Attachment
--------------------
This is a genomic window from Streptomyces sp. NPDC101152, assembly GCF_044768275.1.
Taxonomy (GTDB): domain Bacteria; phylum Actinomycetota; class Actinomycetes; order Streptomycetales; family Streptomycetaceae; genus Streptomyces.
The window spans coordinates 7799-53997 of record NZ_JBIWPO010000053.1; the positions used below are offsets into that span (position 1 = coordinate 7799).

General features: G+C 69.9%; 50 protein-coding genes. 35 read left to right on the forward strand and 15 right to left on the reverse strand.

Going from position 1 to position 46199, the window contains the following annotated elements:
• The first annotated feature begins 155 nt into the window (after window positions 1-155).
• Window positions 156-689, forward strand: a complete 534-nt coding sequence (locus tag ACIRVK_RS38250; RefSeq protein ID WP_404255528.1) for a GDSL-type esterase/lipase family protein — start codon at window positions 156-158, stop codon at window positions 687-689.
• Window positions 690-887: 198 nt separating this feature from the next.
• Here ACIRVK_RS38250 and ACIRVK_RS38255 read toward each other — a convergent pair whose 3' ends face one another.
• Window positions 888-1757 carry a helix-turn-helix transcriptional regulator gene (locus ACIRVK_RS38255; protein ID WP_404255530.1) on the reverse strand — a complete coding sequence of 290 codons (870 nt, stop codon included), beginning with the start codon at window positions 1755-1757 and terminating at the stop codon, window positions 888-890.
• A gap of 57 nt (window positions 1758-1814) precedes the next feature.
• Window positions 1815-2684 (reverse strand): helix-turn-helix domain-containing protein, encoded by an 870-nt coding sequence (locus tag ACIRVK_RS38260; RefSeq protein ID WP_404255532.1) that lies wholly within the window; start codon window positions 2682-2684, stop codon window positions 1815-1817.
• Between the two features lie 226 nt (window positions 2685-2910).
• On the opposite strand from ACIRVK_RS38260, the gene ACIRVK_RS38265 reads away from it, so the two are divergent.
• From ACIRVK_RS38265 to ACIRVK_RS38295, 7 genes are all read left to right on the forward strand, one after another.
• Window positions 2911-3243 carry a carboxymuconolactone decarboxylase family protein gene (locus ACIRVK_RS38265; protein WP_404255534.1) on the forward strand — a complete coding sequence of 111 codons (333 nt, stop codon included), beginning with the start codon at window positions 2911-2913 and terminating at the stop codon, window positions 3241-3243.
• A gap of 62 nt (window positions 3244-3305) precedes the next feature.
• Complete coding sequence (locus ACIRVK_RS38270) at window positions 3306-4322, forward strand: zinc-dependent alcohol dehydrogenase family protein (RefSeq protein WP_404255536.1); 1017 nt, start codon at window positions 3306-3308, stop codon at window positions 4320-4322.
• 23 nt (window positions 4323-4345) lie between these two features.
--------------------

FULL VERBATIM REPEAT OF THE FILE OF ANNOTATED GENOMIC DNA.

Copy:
This is a genomic window from Streptomyces sp. NPDC101152, assembly GCF_044768275.1.
Taxonomy (GTDB): domain Bacteria; phylum Actinomycetota; class Actinomycetes; order Streptomycetales; family Streptomycetaceae; genus Streptomyces.
The window spans coordinates 7799-53997 of record NZ_JBIWPO010000053.1; the positions used below are offsets into that span (position 1 = coordinate 7799).

General features: G+C 69.9%; 50 protein-coding genes. 35 read left to right on the forward strand and 15 right to left on the reverse strand.

Going from position 1 to position 46199, the window contains the following annotated elements:
• The first annotated feature begins 155 nt into the window (after window positions 1-155).
• Window positions 156-689, forward strand: a complete 534-nt coding sequence (locus tag ACIRVK_RS38250; RefSeq protein ID WP_404255528.1) for a GDSL-type esterase/lipase family protein — start codon at window positions 156-158, stop codon at window positions 687-689.
• Window positions 690-887: 198 nt separating this feature from the next.
• Here ACIRVK_RS38250 and ACIRVK_RS38255 read toward each other — a convergent pair whose 3' ends face one another.
• Window positions 888-1757 carry a helix-turn-helix transcriptional regulator gene (locus ACIRVK_RS38255; protein ID WP_404255530.1) on the reverse strand — a complete coding sequence of 290 codons (870 nt, stop codon included), beginning with the start codon at window positions 1755-1757 and terminating at the stop codon, window positions 888-890.
• A gap of 57 nt (window positions 1758-1814) precedes the next feature.
• Window positions 1815-2684 (reverse strand): helix-turn-helix domain-containing protein, encoded by an 870-nt coding sequence (locus tag ACIRVK_RS38260; RefSeq protein ID WP_404255532.1) that lies wholly within the window; start codon window positions 2682-2684, stop codon window positions 1815-1817.
• Between the two features lie 226 nt (window positions 2685-2910).
• On the opposite strand from ACIRVK_RS38260, the gene ACIRVK_RS38265 reads away from it, so the two are divergent.
• From ACIRVK_RS38265 to ACIRVK_RS38295, 7 genes are all read left to right on the forward strand, one after another.
• Window positions 2911-3243 carry a carboxymuconolactone decarboxylase family protein gene (locus ACIRVK_RS38265; protein WP_404255534.1) on the forward strand — a complete coding sequence of 111 codons (333 nt, stop codon included), beginning with the start codon at window positions 2911-2913 and terminating at the stop codon, window positions 3241-3243.
• A gap of 62 nt (window positions 3244-3305) precedes the next feature.
• Complete coding sequence (locus ACIRVK_RS38270) at window positions 3306-4322, forward strand: zinc-dependent alcohol dehydrogenase family protein (RefSeq protein WP_404255536.1); 1017 nt, start codon at window positions 3306-3308, stop codon at window positions 4320-4322.
• 23 nt (window positions 4323-4345) lie between these two features.